Voodoo Hydrology Annual Webinar Series (January 21): Andy Reese shares his wisdom and experience
Note to Reader:
Andy Reese is a prominent and popular American water resources engineer, writer, speaker, and textbook author. In February 2013, he delivered a webinar for Forester University titled Voodoo Hydrology – Pitfalls of Urban Hydrology Methods & What You Need to Know. Response to the webinar was overwhelming and resulted in the Voodoo Hydrology Annual Webinar Series. On January 21, Forester University is hosting the 4th in the series.
For information about webinar learning outcomes and how to register, click on Voodoo Hydrology— Pitfalls of Urban Hydrology Methods & What You Need to Know
“The rise of Green Infrastructure and Resilience Planning opens the door for newer Voodoo like never before,” observes Andy Reese, water resources engineer and author
Andy Reese coined the term Voodoo Hydrology in 2006 to describe the misapplication of science that characterizes drainage engineering and stormwater management practice.
Should We Trust the Results of Commonly Applied Methodologies?
Protection of watershed health starts with an understanding of how water gets to a stream from individual sites, how long it takes, and whether there are impacts along the way. A lesson learned is: avoid the pitfalls of Voodoo Hydrology!
An Inexact Science: According to Andy Reese, “My old friend Dr. Tom Debo, late of Georgia Tech and co-author of our textbook Municipal Stormwater Management, is fond of saying, ‘I love urban hydrology. They can never prove you are wrong, only inconsistent.’ As a stormwater community, we have for years relied upon common urban stormwater hydrologic design methodologies and trusted their results. But, should we?”
He cautions that: “We must understand that urban hydrology, including newer Green Infrastructure sizing approaches, as commonly practiced, is an inexact science where we are simply trying to get close to the right answer. We are dealing with probabilities and risk, a changing land-use environment, and many real-world factors that can alter the answer. The applications we may encounter can vary radically.”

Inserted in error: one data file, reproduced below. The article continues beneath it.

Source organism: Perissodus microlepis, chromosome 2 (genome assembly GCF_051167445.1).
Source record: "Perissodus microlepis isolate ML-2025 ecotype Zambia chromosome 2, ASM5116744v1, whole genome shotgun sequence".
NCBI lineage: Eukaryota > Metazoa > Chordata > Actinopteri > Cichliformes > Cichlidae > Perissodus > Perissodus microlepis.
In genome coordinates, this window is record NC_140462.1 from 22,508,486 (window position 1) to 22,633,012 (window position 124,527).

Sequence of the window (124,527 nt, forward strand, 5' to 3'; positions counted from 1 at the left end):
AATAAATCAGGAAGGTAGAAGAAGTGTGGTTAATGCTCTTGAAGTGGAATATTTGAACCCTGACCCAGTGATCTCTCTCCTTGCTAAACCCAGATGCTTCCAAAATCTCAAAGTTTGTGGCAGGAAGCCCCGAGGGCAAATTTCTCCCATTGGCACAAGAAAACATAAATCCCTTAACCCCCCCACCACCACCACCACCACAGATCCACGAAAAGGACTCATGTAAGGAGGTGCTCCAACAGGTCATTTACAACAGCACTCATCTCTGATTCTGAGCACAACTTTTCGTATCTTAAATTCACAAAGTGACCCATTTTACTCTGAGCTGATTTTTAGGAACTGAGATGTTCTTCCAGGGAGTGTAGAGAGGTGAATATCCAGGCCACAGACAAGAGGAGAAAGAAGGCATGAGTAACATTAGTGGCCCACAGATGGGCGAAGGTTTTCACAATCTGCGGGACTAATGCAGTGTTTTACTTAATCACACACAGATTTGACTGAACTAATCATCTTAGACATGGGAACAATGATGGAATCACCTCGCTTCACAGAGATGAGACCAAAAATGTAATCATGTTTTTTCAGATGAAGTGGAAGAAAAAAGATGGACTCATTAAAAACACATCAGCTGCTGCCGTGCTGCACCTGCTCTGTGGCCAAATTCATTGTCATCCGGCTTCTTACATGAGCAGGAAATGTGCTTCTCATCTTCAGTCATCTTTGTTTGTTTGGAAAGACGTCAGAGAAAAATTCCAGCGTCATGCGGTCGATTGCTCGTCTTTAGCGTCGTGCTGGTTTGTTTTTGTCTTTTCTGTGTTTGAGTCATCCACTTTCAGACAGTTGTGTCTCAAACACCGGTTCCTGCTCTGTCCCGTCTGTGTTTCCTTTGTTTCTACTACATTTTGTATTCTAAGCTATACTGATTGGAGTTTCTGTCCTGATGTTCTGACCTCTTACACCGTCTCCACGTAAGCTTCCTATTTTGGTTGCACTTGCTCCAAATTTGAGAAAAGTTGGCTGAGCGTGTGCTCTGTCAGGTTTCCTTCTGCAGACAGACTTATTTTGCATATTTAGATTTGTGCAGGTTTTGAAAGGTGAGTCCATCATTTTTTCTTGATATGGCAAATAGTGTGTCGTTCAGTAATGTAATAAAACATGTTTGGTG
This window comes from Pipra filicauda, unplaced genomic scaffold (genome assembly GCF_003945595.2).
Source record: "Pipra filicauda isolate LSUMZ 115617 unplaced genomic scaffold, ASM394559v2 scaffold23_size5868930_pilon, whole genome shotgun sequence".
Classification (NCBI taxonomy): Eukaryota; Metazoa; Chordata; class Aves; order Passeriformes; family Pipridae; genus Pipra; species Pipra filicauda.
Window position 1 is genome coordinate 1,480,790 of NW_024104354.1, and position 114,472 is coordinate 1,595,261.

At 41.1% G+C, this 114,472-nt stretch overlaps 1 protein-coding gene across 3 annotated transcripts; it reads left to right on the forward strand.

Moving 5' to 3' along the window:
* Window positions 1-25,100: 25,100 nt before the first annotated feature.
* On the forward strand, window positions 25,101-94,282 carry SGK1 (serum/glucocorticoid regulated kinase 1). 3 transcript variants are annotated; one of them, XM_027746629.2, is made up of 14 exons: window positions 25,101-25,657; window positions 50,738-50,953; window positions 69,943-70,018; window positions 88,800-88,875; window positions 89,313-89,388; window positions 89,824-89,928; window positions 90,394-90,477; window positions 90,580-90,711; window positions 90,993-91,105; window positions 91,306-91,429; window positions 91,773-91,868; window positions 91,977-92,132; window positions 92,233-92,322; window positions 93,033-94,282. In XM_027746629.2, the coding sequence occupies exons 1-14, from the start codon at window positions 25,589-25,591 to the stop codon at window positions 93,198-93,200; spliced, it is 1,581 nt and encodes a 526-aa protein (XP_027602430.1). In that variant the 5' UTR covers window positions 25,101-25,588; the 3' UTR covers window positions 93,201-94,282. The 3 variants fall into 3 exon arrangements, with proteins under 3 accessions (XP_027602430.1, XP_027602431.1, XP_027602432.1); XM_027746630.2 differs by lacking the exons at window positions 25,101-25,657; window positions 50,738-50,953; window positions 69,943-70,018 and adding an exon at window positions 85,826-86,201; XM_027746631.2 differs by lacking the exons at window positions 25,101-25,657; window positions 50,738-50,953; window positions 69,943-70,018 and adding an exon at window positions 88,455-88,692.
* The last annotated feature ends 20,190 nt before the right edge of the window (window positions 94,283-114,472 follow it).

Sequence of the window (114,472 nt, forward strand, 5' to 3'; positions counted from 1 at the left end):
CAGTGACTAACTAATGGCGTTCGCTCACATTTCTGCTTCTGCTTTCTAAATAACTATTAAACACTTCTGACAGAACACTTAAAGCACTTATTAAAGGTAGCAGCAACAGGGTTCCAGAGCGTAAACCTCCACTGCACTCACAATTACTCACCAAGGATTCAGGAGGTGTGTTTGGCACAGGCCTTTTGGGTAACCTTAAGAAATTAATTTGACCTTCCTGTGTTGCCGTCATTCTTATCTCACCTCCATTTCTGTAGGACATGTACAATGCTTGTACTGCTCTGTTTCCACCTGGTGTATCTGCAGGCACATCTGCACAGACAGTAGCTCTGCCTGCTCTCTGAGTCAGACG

Recognize the Unstated Assumptions: “To ensure proper application, it is essential to understand the inner workings of the black box (maybe black magic) and unstated assumptions inherent in urban stormwater hydrology that we commonly use (e.g., computer packages),” concludes Andy Reese.
Join Andy Reese on January 21 as he exposes the black box of urban hydrology. He will explore the inner workings of some of the most popular urban stormwater methodologies, as well as their common misuse and misapplications. Through discussion of the associated elements and pitfalls, he will impart a comprehensive understanding of urban stormwater hydrologic methods and their proper application.
Look at a Watershed as a Whole System
“We need to look at the watershed as a whole, the flow paths and timing of flow, the total mass balance and effects of change before beginning to examine the design of mitigation strategies,” notes Jim Dumont in adding his voice of experience to that of Andy Reese. Jim Dumont is the Engineering Applications Authority for the Partnership for Water Sustainability in British Columbia.
Apply the Water Balance Methodology: “The need to protect headwater streams and groundwater resources in British Columbia means communities must expand their view from one that looks at the site by itself, to one that considers the site, watershed, stream and aquifer as an integrated system.”
“We cannot make the assumption that previous methods of analysis used for drainage design will be adequate; rather, we must utilize appropriate methods which include the streams that we are trying to protect,” concludes Jim Dumont.
To Learn More:
And then click on Primer on Water Balance Methodology for Protecting Watershed Health because it provides guidance on how to apply the methodology to establish performance targets that link the site, watershed, stream and aquifer, namely: storage volume, infiltration area and flow release rate.